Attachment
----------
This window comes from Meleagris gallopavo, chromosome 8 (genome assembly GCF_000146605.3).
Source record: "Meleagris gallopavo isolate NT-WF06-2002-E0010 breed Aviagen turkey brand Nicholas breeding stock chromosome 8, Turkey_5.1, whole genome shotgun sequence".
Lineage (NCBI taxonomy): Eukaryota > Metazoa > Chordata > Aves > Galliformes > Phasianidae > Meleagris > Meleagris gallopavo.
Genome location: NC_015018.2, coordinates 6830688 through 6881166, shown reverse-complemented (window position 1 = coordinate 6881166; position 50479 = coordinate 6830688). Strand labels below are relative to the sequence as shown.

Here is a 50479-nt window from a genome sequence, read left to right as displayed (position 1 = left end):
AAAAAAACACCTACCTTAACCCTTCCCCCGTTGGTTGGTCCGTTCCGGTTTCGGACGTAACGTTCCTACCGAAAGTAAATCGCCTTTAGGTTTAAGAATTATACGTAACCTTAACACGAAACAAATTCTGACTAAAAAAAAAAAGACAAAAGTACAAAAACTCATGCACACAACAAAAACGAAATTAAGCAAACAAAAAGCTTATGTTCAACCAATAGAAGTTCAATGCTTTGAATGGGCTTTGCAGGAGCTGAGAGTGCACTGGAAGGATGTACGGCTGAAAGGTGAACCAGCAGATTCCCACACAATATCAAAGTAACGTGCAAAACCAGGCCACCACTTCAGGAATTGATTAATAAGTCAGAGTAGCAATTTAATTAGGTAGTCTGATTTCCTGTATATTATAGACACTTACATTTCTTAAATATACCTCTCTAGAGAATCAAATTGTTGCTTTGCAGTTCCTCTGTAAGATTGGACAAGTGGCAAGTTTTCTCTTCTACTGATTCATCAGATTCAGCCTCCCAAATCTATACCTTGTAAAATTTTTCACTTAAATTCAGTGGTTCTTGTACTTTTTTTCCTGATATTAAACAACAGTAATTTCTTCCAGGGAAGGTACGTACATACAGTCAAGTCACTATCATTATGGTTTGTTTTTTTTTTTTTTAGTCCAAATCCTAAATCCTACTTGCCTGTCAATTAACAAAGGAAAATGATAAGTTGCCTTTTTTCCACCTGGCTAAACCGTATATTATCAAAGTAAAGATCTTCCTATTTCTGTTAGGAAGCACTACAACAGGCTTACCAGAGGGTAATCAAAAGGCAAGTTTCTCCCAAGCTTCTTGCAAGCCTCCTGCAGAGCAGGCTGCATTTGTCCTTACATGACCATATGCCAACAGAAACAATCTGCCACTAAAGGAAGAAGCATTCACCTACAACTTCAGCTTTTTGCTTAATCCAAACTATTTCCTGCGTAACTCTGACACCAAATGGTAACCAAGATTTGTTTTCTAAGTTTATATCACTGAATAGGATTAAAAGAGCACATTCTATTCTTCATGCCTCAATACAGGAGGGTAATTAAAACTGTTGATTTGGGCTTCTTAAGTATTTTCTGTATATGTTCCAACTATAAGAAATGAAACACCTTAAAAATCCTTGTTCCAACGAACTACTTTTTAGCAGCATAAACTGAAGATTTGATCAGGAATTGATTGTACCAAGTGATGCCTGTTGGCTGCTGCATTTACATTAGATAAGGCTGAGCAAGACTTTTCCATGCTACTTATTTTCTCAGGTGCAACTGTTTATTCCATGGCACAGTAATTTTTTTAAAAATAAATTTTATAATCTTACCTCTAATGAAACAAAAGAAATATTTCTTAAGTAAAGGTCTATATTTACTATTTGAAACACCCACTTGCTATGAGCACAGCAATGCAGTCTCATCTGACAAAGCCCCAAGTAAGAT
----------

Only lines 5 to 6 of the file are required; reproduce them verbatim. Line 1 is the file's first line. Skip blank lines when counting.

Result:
Here is a 50479-nt window from a genome sequence, read left to right as displayed (position 1 = left end):
AAAAAAACACCTACCTTAACCCTTCCCCCGTTGGTTGGTCCGTTCCGGTTTCGGACGTAACGTTCCTACCGAAAGTAAATCGCCTTTAGGTTTAAGAATTATACGTAACCTTAACACGAAACAAATTCTGACTAAAAAAAAAAAGACAAAAGTACAAAAACTCATGCACACAACAAAAACGAAATTAAGCAAACAAAAAGCTTATGTTCAACCAATAGAAGTTCAATGCTTTGAATGGGCTTTGCAGGAGCTGAGAGTGCACTGGAAGGATGTACGGCTGAAAGGTGAACCAGCAGATTCCCACACAATATCAAAGTAACGTGCAAAACCAGGCCACCACTTCAGGAATTGATTAATAAGTCAGAGTAGCAATTTAATTAGGTAGTCTGATTTCCTGTATATTATAGACACTTACATTTCTTAAATATACCTCTCTAGAGAATCAAATTGTTGCTTTGCAGTTCCTCTGTAAGATTGGACAAGTGGCAAGTTTTCTCTTCTACTGATTCATCAGATTCAGCCTCCCAAATCTATACCTTGTAAAATTTTTCACTTAAATTCAGTGGTTCTTGTACTTTTTTTCCTGATATTAAACAACAGTAATTTCTTCCAGGGAAGGTACGTACATACAGTCAAGTCACTATCATTATGGTTTGTTTTTTTTTTTTTTAGTCCAAATCCTAAATCCTACTTGCCTGTCAATTAACAAAGGAAAATGATAAGTTGCCTTTTTTCCACCTGGCTAAACCGTATATTATCAAAGTAAAGATCTTCCTATTTCTGTTAGGAAGCACTACAACAGGCTTACCAGAGGGTAATCAAAAGGCAAGTTTCTCCCAAGCTTCTTGCAAGCCTCCTGCAGAGCAGGCTGCATTTGTCCTTACATGACCATATGCCAACAGAAACAATCTGCCACTAAAGGAAGAAGCATTCACCTACAACTTCAGCTTTTTGCTTAATCCAAACTATTTCCTGCGTAACTCTGACACCAAATGGTAACCAAGATTTGTTTTCTAAGTTTATATCACTGAATAGGATTAAAAGAGCACATTCTATTCTTCATGCCTCAATACAGGAGGGTAATTAAAACTGTTGATTTGGGCTTCTTAAGTATTTTCTGTATATGTTCCAACTATAAGAAATGAAACACCTTAAAAATCCTTGTTCCAACGAACTACTTTTTAGCAGCATAAACTGAAGATTTGATCAGGAATTGATTGTACCAAGTGATGCCTGTTGGCTGCTGCATTTACATTAGATAAGGCTGAGCAAGACTTTTCCATGCTACTTATTTTCTCAGGTGCAACTGTTTATTCCATGGCACAGTAATTTTTTTAAAAATAAATTTTATAATCTTACCTCTAATGAAACAAAAGAAATATTTCTTAAGTAAAGGTCTATATTTACTATTTGAAACACCCACTTGCTATGAGCACAGCAATGCAGTCTCATCTGACAAAGCCCCAAGTAAGAT